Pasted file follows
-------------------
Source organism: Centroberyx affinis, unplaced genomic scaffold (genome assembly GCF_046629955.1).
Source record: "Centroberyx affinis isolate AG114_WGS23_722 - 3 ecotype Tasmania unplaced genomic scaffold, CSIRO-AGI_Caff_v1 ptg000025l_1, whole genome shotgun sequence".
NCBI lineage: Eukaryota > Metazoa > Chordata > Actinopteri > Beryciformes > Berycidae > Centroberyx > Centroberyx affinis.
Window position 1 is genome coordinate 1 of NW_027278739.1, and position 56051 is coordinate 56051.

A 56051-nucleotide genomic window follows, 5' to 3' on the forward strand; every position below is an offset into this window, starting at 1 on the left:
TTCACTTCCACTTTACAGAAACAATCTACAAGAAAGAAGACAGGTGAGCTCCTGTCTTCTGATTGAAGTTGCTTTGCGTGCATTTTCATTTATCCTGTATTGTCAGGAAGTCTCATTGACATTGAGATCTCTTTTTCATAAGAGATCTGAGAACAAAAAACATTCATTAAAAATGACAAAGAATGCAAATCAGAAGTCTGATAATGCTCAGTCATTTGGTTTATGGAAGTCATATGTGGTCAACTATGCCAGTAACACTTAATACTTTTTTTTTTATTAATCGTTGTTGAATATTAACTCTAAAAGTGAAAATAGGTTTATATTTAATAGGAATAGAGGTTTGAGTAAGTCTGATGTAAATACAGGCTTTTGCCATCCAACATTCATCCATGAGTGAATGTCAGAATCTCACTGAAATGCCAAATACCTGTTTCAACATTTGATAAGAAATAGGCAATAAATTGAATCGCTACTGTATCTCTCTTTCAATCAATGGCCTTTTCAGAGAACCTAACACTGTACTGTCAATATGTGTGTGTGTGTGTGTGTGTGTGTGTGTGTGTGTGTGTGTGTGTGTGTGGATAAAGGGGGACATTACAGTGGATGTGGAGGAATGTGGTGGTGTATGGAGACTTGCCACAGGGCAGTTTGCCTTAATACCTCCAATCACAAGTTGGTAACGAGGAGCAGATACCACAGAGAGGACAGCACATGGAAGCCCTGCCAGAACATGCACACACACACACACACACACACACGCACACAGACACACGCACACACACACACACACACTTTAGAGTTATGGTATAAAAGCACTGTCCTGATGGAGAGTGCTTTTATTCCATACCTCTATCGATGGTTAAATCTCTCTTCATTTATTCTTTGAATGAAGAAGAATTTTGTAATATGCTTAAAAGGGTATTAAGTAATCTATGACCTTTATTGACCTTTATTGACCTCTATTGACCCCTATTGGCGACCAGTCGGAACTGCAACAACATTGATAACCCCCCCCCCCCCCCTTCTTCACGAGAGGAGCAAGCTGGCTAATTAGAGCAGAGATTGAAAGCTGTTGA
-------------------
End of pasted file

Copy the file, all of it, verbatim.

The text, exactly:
Source organism: Centroberyx affinis, unplaced genomic scaffold (genome assembly GCF_046629955.1).
Source record: "Centroberyx affinis isolate AG114_WGS23_722 - 3 ecotype Tasmania unplaced genomic scaffold, CSIRO-AGI_Caff_v1 ptg000025l_1, whole genome shotgun sequence".
NCBI lineage: Eukaryota > Metazoa > Chordata > Actinopteri > Beryciformes > Berycidae > Centroberyx > Centroberyx affinis.
Window position 1 is genome coordinate 1 of NW_027278739.1, and position 56051 is coordinate 56051.

A 56051-nucleotide genomic window follows, 5' to 3' on the forward strand; every position below is an offset into this window, starting at 1 on the left:
TTCACTTCCACTTTACAGAAACAATCTACAAGAAAGAAGACAGGTGAGCTCCTGTCTTCTGATTGAAGTTGCTTTGCGTGCATTTTCATTTATCCTGTATTGTCAGGAAGTCTCATTGACATTGAGATCTCTTTTTCATAAGAGATCTGAGAACAAAAAACATTCATTAAAAATGACAAAGAATGCAAATCAGAAGTCTGATAATGCTCAGTCATTTGGTTTATGGAAGTCATATGTGGTCAACTATGCCAGTAACACTTAATACTTTTTTTTTTATTAATCGTTGTTGAATATTAACTCTAAAAGTGAAAATAGGTTTATATTTAATAGGAATAGAGGTTTGAGTAAGTCTGATGTAAATACAGGCTTTTGCCATCCAACATTCATCCATGAGTGAATGTCAGAATCTCACTGAAATGCCAAATACCTGTTTCAACATTTGATAAGAAATAGGCAATAAATTGAATCGCTACTGTATCTCTCTTTCAATCAATGGCCTTTTCAGAGAACCTAACACTGTACTGTCAATATGTGTGTGTGTGTGTGTGTGTGTGTGTGTGTGTGTGTGTGTGTGTGTGTGGATAAAGGGGGACATTACAGTGGATGTGGAGGAATGTGGTGGTGTATGGAGACTTGCCACAGGGCAGTTTGCCTTAATACCTCCAATCACAAGTTGGTAACGAGGAGCAGATACCACAGAGAGGACAGCACATGGAAGCCCTGCCAGAACATGCACACACACACACACACACACACACGCACACAGACACACGCACACACACACACACACACTTTAGAGTTATGGTATAAAAGCACTGTCCTGATGGAGAGTGCTTTTATTCCATACCTCTATCGATGGTTAAATCTCTCTTCATTTATTCTTTGAATGAAGAAGAATTTTGTAATATGCTTAAAAGGGTATTAAGTAATCTATGACCTTTATTGACCTTTATTGACCTCTATTGACCCCTATTGGCGACCAGTCGGAACTGCAACAACATTGATAACCCCCCCCCCCCCCCTTCTTCACGAGAGGAGCAAGCTGGCTAATTAGAGCAGAGATTGAAAGCTGTTGA